Fitzpatrick introduces Puppy Protection Act

The legislation is meant to provide better protection for puppies by improving standards for federally licensed commercial dog breeders

The Times

U.S. Reps. Brian Fitzpatrick, Charlie Crist, Guy Reschenthaler and Jim McGovern introduced the Puppy Protection Act to provide better protection for puppies by improving standards for federally licensed commercial dog breeders.

The U.S. Department of Agriculture regulates federally licensed commercial dog breeders that sell dogs wholesale to retail pet stores and commercial brokers, or directly to consumers over the internet under the Animal Welfare Act. While the Animal Welfare Act is meant to ensure dogs in federally licensed facilities are treated humanely, the current regulations fall far short, according to bill sponsors. The Puppy Protection Act creates stronger standards for veterinary care, housing, breeding practices and specific standards for socialization and placement of retired breeding dogs.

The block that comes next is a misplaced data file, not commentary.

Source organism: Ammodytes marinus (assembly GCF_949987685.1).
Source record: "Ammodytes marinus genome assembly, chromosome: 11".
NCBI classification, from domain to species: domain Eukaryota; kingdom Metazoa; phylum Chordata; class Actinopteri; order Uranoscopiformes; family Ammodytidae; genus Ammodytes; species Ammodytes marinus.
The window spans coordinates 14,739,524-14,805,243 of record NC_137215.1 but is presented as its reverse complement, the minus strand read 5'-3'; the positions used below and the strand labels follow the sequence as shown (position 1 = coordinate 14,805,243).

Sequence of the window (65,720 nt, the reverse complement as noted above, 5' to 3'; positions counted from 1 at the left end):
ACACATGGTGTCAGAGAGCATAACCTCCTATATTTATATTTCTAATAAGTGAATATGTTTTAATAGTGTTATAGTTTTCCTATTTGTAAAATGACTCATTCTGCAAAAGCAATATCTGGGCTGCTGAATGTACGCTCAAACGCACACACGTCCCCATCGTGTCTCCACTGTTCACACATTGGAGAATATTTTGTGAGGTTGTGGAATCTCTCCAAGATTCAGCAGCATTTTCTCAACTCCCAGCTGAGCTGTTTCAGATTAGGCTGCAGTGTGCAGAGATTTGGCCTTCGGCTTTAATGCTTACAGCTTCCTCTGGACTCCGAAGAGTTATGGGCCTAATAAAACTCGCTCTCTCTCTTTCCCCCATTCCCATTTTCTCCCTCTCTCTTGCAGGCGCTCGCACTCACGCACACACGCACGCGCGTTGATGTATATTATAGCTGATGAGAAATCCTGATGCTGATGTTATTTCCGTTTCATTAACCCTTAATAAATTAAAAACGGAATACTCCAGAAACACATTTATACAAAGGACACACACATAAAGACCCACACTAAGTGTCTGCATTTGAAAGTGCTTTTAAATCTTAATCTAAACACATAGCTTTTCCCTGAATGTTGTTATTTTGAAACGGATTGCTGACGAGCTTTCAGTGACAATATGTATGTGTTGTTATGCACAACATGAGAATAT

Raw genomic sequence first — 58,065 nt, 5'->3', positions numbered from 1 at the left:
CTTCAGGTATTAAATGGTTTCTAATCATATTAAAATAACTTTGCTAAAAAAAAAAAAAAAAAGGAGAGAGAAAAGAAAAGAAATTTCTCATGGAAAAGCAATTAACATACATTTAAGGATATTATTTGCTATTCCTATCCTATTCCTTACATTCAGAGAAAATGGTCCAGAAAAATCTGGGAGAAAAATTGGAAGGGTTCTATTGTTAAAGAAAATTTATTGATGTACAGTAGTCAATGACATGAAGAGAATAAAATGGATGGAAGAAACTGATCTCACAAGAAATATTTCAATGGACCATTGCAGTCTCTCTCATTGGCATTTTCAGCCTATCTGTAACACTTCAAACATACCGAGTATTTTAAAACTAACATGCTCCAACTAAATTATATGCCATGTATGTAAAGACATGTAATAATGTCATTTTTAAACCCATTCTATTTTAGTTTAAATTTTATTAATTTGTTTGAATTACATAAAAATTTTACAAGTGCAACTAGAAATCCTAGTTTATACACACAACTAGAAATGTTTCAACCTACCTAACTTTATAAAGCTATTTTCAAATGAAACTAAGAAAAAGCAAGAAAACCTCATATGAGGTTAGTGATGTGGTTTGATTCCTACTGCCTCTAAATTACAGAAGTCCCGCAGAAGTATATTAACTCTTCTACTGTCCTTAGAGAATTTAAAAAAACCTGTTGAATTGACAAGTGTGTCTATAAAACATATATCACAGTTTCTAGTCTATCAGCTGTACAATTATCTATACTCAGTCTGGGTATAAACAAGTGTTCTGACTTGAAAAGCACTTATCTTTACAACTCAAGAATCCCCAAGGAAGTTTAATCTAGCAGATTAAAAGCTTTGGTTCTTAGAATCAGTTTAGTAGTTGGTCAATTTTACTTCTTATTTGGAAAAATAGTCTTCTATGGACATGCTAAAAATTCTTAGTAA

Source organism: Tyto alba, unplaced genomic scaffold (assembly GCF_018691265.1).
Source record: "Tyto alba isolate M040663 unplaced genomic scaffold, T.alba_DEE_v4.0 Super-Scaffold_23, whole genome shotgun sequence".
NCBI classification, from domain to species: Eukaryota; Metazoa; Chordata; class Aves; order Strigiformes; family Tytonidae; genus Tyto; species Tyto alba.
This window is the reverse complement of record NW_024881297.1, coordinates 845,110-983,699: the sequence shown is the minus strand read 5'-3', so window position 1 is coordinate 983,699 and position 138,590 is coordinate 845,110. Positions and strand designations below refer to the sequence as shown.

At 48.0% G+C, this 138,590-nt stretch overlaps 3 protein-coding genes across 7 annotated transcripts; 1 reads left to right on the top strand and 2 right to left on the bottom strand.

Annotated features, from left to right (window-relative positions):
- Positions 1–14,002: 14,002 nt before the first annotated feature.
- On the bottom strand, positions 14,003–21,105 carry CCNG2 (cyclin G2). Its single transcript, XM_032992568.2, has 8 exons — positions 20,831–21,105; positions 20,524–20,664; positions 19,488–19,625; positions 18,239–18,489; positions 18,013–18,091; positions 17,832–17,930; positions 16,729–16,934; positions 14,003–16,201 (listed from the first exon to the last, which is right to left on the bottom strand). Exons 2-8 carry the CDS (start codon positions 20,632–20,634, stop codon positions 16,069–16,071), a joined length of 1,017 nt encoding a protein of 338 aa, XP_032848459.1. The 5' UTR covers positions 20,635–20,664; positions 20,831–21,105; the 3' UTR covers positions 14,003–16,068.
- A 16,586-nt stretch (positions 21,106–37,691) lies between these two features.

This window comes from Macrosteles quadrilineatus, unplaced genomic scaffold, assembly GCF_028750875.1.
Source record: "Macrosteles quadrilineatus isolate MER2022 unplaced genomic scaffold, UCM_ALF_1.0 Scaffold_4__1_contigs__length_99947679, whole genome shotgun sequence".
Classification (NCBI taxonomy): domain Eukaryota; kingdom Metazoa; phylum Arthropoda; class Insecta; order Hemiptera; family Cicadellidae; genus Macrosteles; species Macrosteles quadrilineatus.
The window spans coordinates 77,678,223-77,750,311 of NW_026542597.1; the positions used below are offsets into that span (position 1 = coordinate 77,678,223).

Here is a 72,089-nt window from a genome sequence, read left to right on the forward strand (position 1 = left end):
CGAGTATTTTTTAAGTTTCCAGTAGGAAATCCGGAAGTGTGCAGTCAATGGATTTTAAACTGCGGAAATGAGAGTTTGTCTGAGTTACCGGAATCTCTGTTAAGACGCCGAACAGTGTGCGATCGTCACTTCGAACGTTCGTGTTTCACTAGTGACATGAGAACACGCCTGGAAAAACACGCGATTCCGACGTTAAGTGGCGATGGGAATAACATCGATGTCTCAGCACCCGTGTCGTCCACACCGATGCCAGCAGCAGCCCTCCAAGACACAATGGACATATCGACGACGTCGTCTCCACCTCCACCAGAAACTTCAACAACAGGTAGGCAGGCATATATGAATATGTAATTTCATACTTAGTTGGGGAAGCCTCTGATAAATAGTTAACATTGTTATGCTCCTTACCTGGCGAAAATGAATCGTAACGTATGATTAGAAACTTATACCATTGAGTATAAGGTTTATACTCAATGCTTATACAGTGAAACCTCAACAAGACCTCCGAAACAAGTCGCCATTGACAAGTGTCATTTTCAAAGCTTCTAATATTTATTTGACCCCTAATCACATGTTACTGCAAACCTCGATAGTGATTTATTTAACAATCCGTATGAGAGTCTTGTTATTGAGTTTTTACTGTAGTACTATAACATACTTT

The Puppy Protection Act will not impact family pets, livestock or hobbyist breeders.

“We envision a day when a puppy will never again find her paws and legs trapped in the wire flooring of a stacked cage at a puppy mill. The Puppy Protection Act will strengthen baseline standards of care that must be provided by large commercial dog breeders,” said Sara Amundson, president of the Humane Society Legislative Fund. “Thank you to the leadership of Reps. Fitzpatrick, Crist, McGovern and Reschenthaler for introducing this important bipartisan measure to improve the living conditions of dogs and puppies. We will fight to support its passage.”